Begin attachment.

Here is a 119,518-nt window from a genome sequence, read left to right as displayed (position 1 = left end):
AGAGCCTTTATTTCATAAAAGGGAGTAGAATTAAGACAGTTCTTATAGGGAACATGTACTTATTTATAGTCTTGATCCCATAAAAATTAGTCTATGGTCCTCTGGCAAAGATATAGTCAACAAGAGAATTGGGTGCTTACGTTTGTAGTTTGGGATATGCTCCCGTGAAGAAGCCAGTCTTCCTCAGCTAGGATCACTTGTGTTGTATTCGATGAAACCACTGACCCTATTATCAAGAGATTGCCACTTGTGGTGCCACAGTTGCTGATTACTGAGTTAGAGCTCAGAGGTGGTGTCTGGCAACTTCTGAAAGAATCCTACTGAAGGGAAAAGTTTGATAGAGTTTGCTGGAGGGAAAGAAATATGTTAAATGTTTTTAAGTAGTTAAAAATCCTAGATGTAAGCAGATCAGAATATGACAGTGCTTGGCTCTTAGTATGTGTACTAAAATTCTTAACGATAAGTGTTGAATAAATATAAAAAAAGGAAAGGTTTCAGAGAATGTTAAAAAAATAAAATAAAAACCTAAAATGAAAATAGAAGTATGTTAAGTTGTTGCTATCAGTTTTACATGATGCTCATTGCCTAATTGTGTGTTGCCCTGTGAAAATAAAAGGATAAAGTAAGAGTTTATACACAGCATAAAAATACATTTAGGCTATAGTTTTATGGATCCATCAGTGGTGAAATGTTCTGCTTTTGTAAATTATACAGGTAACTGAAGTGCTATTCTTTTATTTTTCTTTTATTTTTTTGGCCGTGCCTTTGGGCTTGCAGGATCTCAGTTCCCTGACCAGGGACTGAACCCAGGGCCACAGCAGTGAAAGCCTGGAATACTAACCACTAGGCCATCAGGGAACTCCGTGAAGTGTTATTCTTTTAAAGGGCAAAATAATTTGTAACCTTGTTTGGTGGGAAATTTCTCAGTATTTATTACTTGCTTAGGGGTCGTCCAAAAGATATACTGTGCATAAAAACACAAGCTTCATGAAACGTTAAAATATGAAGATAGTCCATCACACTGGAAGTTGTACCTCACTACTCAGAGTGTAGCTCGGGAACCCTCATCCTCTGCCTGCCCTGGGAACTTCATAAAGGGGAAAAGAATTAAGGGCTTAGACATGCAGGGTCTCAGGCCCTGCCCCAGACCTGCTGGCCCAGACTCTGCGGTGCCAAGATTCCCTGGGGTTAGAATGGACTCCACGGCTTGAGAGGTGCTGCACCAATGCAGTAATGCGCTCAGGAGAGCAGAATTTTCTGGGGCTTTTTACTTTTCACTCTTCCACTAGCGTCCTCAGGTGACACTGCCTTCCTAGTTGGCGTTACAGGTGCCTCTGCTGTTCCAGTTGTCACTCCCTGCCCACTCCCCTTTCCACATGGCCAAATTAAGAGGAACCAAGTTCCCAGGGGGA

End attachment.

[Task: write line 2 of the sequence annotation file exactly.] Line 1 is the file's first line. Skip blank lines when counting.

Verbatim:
AGAGCCTTTATTTCATAAAAGGGAGTAGAATTAAGACAGTTCTTATAGGGAACATGTACTTATTTATAGTCTTGATCCCATAAAAATTAGTCTATGGTCCTCTGGCAAAGATATAGTCAACAAGAGAATTGGGTGCTTACGTTTGTAGTTTGGGATATGCTCCCGTGAAGAAGCCAGTCTTCCTCAGCTAGGATCACTTGTGTTGTATTCGATGAAACCACTGACCCTATTATCAAGAGATTGCCACTTGTGGTGCCACAGTTGCTGATTACTGAGTTAGAGCTCAGAGGTGGTGTCTGGCAACTTCTGAAAGAATCCTACTGAAGGGAAAAGTTTGATAGAGTTTGCTGGAGGGAAAGAAATATGTTAAATGTTTTTAAGTAGTTAAAAATCCTAGATGTAAGCAGATCAGAATATGACAGTGCTTGGCTCTTAGTATGTGTACTAAAATTCTTAACGATAAGTGTTGAATAAATATAAAAAAAGGAAAGGTTTCAGAGAATGTTAAAAAAATAAAATAAAAACCTAAAATGAAAATAGAAGTATGTTAAGTTGTTGCTATCAGTTTTACATGATGCTCATTGCCTAATTGTGTGTTGCCCTGTGAAAATAAAAGGATAAAGTAAGAGTTTATACACAGCATAAAAATACATTTAGGCTATAGTTTTATGGATCCATCAGTGGTGAAATGTTCTGCTTTTGTAAATTATACAGGTAACTGAAGTGCTATTCTTTTATTTTTCTTTTATTTTTTTGGCCGTGCCTTTGGGCTTGCAGGATCTCAGTTCCCTGACCAGGGACTGAACCCAGGGCCACAGCAGTGAAAGCCTGGAATACTAACCACTAGGCCATCAGGGAACTCCGTGAAGTGTTATTCTTTTAAAGGGCAAAATAATTTGTAACCTTGTTTGGTGGGAAATTTCTCAGTATTTATTACTTGCTTAGGGGTCGTCCAAAAGATATACTGTGCATAAAAACACAAGCTTCATGAAACGTTAAAATATGAAGATAGTCCATCACACTGGAAGTTGTACCTCACTACTCAGAGTGTAGCTCGGGAACCCTCATCCTCTGCCTGCCCTGGGAACTTCATAAAGGGGAAAAGAATTAAGGGCTTAGACATGCAGGGTCTCAGGCCCTGCCCCAGACCTGCTGGCCCAGACTCTGCGGTGCCAAGATTCCCTGGGGTTAGAATGGACTCCACGGCTTGAGAGGTGCTGCACCAATGCAGTAATGCGCTCAGGAGAGCAGAATTTTCTGGGGCTTTTTACTTTTCACTCTTCCACTAGCGTCCTCAGGTGACACTGCCTTCCTAGTTGGCGTTACAGGTGCCTCTGCTGTTCCAGTTGTCACTCCCTGCCCACTCCCCTTTCCACATGGCCAAATTAAGAGGAACCAAGTTCCCAGGGGGA